December 31, 2004
Since both my wife and I formally became Christians (through baptism) in the same year we were married, 1976, our love for each other in some loopy way is tied up with our love for Christianity. Wonderfully, we've never had any significant frustrations in our marriage, but we've seen things go wrong in some churches.
My favorite 20th century writer of fiction, Walker Percy, poured on the criticism in his next-to-last novel, "The Second Coming" (1980). He complained that the contemporary Christian is "nominal, lukewarm, hypocritical, sinful or, if fervent, generally offensive and fanatical. But he is not crazy." The unbeliever is, because of the "fatuity, blandness, incoherence, fakery and fatheadedness of his unbelief. He is in fact an insane person."
Percy continued, "The present-day unbeliever is crazy because he finds himself born into a world of endless wonders, having no notion how he got here, a world in which he eats, sleeps ... works, grows old, gets sick, and dies ... takes his comfort and ease, plays along with the game, watches TV, drinks his drink, laughs ... for all the world as if his prostate were not growing cancerous, his arteries turning to chalk, his brain cells dying off by the millions, as if the worms were not going to have him in no time at all."
Percy's describes the typical academic: "The more intelligent he is, the crazier he is. ... He reads Dante for its mythic structure. He joins the ACLU and concerns himself with the freedom of the individual and does not once exercise his own freedom to inquire into how in God's name he should find himself in such a ludicrous situation."
The international news of 2004 once again showed how far from sanity this world resides. Iraq. Sudan. Israel. Afghanistan. Holland. China. Chechnya. Cuba. Nagorno Karabakh. On the surface, our domestic news is better. No terrorist attacks. No mass murders in schools or churches. But Percy's quiet terror continues: arteries to chalk, brain cells to mush, dust to dust.
This was a year in which many people sought the love of another. I feel extraordinarily blessed in my marriage, but hit television shows like "Sex and the City" and "Desperate Housewives," as well as Tom Wolfe's fine novel "I Am Charlotte Simmons," display the desperate desire for love that some sadly reduce to a desperate search for sex -- as if momentary excitement can substitute for years of contentment.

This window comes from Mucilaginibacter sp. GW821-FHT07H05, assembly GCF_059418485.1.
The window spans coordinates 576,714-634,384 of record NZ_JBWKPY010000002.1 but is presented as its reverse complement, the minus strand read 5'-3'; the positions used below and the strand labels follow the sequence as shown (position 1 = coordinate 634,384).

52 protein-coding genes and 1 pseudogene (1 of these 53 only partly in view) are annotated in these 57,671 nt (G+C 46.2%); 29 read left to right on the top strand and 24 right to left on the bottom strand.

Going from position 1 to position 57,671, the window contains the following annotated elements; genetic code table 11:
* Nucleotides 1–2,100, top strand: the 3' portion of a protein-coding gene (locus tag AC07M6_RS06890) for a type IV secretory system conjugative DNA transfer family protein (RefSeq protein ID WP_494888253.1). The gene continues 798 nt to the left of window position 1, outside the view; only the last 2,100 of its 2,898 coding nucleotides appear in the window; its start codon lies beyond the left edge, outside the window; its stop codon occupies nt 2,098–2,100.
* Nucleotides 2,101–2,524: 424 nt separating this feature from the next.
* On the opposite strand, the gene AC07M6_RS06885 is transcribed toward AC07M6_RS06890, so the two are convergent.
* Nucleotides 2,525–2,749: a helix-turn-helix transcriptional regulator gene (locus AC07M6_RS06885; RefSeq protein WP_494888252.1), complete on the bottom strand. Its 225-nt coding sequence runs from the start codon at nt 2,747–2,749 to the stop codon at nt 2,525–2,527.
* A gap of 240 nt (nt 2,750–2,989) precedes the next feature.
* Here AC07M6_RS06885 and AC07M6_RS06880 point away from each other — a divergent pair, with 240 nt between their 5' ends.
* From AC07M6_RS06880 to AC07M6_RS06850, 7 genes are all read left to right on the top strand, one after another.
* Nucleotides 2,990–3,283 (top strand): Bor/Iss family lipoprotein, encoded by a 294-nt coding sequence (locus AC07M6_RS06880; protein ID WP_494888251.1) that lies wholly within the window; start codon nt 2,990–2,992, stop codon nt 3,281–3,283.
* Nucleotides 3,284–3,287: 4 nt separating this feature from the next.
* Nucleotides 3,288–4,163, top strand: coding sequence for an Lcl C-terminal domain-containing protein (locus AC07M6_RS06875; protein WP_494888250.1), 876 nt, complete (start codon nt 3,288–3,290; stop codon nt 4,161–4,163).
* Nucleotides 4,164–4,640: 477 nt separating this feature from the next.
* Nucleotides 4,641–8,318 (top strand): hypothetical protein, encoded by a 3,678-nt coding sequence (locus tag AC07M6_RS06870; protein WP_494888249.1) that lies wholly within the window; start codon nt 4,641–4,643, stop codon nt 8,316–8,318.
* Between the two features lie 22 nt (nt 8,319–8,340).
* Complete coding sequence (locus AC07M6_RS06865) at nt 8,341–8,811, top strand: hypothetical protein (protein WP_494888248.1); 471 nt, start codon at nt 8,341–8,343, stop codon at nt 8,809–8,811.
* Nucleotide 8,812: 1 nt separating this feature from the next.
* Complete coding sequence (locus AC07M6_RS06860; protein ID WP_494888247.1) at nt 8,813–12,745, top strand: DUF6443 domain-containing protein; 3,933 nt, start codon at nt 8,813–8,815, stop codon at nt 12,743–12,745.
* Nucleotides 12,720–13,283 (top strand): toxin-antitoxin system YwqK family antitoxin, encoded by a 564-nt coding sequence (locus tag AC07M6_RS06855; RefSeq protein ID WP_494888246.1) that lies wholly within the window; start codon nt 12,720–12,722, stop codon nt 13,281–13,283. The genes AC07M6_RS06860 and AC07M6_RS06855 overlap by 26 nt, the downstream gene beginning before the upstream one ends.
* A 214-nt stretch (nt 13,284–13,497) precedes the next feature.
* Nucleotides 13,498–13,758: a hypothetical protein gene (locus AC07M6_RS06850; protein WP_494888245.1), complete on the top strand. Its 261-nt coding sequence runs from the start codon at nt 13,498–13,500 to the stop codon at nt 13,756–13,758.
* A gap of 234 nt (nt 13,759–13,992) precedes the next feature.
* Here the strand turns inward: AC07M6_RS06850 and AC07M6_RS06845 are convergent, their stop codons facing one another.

Some of the gays and lesbians who lined up for "marriage licenses" in San Francisco early this year merely wanted to poke their fingers in the eyes of straights, but others were there because they thought they suddenly had an antidote to loneliness. They deserve not hatred, but pity.
What's more striking is how the desperate search for horizontal love, person-to-person, is not matched by what should be an even more desperate search for vertical love, person-and-God. Here's Walker Percy again: "I am surrounded by two classes of maniacs. The first are the believers, who think they know the reason why we find ourselves in this ludicrous predicament yet act for all the world as if they don't. The second are the unbelievers, who don't know the reason and don't care if they don't."
Confession: I often act for all the world as if I'm clueless. So do most Christians I know -- and those who don't act clueless often act as if they know everything, which is even more obnoxious. But here's my continuing New Year's resolution, now 24 years old, taken from the end of the "The Second Coming," after protagonist Will Barrett has fallen in love and also come to understand a little about God: "Am I crazy to want both, her and Him? No, not want, must have. And will have."
Marvin Olasky writes daily commentary on Worldmagblog, a Townhall.com member group.
©2004 Creators Syndicate, Inc.
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Marvin Olasky defined the term that Bush made famousCompassionate Conservatism: What it is, What it Does, and How it Can Transform AmericaDespite all the buzz about “compassionate conservatism,” both politicians and media types have misunderstood its meaning. No one is better situated to explain it than Olasky, who documented the tragic results of stripping the church’s role from public help in his previous work, The Tragedy of American Compassion.